Essendon Airport – Palimpsest

January 01, 1970

(Chapter Music)


The Birthday Party, The Go-Betweens, The Saints, The
Scientists and Radio Birdman are some of the first bands who generally get
brought up if a conversation ever breaks out about post-punk from the Land Down


However, a deeper dig into the groove of the vibrant scene
that existed within Australia’s inner cities back in the late ‘70s/early ‘80s
was chock-a-block with incredible groups who never got their due beyond Clinton
Walker’s indelible anthology of the movement in his 1981 book Inner City Sound, including The Ears,
Fast Cars, the Thought Criminals, Just Urbain and the quizzically underrated
Essendon Airport, whose sole studio album has been beautifully reissued by the
Chapter Music label. Originally
released in late ’81, Palimpsest was
an album that stood entirely in a league of its own amongst its peers, thanks
to its unique jazz and funk infused spin on the kind of minimalism explored by
such contemporaries as Jean-Michel Basquiat’s Grey and Young Marble Giants. It
also marks the group’s significant expansion from a duo consisting of Airport
founders guitarist Robert Goodge and keyboardist David Chesworth to a
four-piece rounded out by sax player Ian Cox and drummer Paul Fletcher, who
replaced the home organ drum machine the pair utilized for their 1979 debut EP Sonic Investigations Of The Trivial.


In commemoration of its 30th anniversary, the original 14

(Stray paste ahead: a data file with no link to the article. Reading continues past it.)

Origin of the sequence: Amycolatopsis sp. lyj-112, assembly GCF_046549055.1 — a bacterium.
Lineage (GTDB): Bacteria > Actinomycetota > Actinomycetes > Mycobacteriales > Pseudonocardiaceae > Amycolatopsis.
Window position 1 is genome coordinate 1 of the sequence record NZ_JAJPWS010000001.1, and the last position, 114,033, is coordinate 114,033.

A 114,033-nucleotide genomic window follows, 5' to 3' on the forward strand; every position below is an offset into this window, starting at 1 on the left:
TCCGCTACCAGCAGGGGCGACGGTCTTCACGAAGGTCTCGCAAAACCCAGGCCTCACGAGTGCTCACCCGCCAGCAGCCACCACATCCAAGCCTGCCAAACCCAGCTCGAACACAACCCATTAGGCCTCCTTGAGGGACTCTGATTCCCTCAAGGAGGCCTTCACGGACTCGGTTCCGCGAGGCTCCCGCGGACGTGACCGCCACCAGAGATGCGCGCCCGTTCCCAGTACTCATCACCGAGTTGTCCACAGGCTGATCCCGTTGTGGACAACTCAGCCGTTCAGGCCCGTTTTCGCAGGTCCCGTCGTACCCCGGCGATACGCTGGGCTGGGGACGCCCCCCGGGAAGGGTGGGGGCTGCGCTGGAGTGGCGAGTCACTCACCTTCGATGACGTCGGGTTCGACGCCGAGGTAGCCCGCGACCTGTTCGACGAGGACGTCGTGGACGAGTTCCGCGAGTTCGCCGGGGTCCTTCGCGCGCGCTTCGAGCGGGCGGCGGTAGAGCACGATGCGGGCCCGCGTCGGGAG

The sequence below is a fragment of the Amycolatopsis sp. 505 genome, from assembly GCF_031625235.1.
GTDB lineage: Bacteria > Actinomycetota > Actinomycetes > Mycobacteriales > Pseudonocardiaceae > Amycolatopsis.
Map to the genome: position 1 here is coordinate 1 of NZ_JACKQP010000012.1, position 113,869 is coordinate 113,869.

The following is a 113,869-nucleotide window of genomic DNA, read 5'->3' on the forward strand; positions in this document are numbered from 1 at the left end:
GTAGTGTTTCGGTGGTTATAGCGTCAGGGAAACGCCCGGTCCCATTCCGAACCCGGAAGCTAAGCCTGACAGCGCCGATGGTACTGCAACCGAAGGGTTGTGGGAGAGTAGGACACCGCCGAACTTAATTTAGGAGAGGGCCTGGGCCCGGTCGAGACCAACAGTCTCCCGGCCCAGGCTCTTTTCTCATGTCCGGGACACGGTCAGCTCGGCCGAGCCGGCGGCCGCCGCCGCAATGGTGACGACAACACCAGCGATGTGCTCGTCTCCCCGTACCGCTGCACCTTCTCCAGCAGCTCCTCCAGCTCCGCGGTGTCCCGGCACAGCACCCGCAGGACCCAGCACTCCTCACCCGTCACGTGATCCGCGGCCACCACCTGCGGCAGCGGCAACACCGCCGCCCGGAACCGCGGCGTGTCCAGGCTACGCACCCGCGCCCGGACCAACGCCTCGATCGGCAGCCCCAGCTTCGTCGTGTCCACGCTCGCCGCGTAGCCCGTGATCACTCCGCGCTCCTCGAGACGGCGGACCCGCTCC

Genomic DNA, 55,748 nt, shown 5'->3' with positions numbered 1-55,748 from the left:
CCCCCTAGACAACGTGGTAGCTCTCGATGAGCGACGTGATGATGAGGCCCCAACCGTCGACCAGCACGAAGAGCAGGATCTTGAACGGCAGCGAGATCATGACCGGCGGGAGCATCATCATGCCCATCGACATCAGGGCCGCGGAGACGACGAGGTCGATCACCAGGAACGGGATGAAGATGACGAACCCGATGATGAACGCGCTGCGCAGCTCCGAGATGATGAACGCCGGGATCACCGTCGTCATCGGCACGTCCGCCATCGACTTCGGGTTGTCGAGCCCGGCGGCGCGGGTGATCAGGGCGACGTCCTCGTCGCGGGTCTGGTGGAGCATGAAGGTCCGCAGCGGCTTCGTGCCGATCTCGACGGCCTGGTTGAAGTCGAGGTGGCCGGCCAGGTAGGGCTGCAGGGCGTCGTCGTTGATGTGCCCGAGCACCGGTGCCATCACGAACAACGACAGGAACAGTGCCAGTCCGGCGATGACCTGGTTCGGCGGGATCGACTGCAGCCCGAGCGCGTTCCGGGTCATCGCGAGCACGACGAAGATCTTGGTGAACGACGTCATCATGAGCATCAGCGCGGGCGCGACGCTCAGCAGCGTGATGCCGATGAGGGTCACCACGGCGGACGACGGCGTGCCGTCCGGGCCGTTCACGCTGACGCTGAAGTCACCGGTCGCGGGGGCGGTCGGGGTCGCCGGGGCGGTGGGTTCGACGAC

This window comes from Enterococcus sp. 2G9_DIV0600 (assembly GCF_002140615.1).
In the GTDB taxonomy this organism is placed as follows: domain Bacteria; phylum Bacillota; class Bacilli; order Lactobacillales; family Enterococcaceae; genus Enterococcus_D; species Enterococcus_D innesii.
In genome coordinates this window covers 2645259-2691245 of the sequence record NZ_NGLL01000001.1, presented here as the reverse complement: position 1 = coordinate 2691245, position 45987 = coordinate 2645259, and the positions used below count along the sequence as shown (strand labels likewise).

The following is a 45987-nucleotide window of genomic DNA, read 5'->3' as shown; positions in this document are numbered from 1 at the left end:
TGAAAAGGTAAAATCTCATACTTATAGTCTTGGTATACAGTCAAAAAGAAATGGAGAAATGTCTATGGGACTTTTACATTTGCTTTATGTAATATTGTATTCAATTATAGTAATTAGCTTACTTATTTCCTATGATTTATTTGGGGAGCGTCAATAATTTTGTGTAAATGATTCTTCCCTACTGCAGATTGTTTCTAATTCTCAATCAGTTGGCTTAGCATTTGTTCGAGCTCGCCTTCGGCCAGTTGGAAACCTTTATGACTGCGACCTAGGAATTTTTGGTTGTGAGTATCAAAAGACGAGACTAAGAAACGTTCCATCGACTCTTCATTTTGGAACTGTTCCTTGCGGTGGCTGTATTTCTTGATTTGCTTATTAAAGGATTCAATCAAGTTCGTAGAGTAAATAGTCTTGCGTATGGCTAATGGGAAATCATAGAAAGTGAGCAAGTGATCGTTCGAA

tracks on Palimpsest have been
beautifully remastered by the label, which really lends a newfound sense of
clarity and pop to such highlights as “Re-Funkt”, “Trad
Jazz” and “Beguine”. They are also accompanied by a bonus disc
entitled Live + More (1980-1983), an
odds and sods collection of 18 various concert cuts, radio sessions, studio
outtakes and even a former flexi-disc insert from an old art magazine from
1982, not to mention beautiful replication of the original screen-printed
plastic cover art in the packaging of this expanded double-disc set.


The term “palimpsest” refers to “something
that has changed over time and shows evidence of that change,” according
to Merriam-Webster. And true to its
title, this stellar reissue of an unsung essential that was way ahead of its
time has only grown better with age by a band who should be at the top of any
conversation about Aussie post-punk.


DOWNLOAD: “Re-Funkt”, “Trad Jazz”, “Beguine”,
“Thirds”, “Oi 1234”, “What I Like About Disco”,
“Let’s Get Functional” RON HART



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